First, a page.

Lundbeck of Denmark’s US partner Forest Laboratories has unveiled data

from a small head-to-head study which says the firms’ Lexapro/Cipralex is

more effective in treating moderate to severe depression than Eli Lilly’s


In the study, 270 patients between 18 and 80 were randomised to receive

either Lexapro (escitalopram) or the newer drug Cymbalta (duloxetine) for

eight weeks. The primary goal was a 50% improvement in depression symptoms as measured by the standard rating system MADRS (Montgomery and Aasberg Depression Rating Scale); the patients began the study with a MADRS score of 26 or greater.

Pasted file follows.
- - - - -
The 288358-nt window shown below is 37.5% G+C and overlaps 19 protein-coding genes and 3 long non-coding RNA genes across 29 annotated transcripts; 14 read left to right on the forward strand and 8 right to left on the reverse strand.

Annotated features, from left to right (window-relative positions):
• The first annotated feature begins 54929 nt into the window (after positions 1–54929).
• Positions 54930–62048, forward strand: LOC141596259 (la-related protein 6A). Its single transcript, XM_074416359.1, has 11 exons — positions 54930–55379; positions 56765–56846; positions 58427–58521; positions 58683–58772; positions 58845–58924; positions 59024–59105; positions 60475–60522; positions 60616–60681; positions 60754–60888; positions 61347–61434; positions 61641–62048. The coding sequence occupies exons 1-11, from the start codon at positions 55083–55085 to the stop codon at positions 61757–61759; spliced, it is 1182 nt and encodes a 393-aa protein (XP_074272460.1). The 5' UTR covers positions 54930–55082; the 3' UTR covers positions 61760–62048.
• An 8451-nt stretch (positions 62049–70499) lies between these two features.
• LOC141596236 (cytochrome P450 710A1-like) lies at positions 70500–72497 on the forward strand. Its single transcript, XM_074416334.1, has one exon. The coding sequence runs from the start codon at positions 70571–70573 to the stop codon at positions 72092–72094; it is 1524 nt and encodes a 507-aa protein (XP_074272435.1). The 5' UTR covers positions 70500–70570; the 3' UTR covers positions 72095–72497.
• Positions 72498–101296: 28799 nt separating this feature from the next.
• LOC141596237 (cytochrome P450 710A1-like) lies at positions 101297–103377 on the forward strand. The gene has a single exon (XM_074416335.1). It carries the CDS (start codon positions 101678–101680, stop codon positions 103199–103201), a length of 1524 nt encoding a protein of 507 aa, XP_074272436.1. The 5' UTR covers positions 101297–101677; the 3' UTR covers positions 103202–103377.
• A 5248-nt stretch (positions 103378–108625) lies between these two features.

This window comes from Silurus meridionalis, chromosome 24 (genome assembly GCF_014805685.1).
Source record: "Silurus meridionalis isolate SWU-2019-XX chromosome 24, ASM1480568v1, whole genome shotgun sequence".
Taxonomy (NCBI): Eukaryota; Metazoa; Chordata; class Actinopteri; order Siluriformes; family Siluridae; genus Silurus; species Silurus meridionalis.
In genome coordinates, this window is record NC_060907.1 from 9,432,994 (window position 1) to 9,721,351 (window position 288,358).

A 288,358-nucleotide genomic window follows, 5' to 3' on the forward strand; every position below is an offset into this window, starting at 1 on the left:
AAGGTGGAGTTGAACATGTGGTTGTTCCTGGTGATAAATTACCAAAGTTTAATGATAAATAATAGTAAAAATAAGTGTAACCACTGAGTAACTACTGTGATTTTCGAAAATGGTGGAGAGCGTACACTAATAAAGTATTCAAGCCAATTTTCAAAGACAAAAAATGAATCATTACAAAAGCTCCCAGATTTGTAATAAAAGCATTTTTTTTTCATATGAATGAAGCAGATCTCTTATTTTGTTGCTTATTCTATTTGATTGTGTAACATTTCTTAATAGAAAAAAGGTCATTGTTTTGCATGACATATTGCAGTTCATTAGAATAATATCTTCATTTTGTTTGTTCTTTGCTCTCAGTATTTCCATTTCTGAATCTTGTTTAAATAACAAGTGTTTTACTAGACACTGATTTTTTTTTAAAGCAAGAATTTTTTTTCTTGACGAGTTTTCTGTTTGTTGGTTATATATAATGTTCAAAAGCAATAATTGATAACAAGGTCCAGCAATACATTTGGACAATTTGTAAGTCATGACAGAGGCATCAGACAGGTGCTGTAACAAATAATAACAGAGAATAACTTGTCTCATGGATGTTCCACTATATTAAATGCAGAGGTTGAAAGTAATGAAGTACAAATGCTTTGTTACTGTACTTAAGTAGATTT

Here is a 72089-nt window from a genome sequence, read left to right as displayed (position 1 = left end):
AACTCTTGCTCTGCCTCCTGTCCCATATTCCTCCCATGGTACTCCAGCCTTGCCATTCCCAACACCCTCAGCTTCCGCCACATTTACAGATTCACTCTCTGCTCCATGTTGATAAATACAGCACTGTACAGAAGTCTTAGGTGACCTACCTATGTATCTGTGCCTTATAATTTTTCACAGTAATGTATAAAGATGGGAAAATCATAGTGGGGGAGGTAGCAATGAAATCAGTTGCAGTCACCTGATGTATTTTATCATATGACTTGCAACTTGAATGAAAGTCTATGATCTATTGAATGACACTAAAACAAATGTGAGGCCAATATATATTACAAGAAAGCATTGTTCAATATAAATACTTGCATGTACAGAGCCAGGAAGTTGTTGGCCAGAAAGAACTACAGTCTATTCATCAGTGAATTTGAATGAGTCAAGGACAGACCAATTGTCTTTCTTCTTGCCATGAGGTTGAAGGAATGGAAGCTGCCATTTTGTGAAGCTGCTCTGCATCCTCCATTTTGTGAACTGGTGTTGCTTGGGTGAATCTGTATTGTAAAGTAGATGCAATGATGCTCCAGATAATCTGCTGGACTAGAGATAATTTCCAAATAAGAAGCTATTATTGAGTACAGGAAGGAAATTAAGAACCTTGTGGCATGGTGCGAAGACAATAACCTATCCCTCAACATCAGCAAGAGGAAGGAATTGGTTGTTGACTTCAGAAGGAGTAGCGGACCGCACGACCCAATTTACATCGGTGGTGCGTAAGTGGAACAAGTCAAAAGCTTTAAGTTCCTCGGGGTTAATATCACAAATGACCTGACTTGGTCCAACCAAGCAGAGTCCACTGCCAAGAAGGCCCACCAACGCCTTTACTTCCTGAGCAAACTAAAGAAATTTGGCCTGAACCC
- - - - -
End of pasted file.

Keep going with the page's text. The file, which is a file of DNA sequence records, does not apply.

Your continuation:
68% who received Lexapro reached the improvement goal compared with 52% who responded to treatment with Cymbalta. In addition, 44% in the Lexapro group experienced near total disappearance of depression symptoms, compared with a 38% for Cymbalta, but this latter point was not deemed statistically significant.

Lexapro, a selective serotonin reuptake inhibitor, is the major driver of

earnings at Lundbeck and Forest, but sales have slowed down slightly with

the advent of competitiors like Cymbalta, a serotonin/noradrenaline

reuptake inhibitor.

This new study is unlikely to have a huge impact, but analyst Tim Anderson

at Prudential Equity said that the data will help Forest in its promotion

of Lexapro, which is also cheaper than the SNRIs on the market.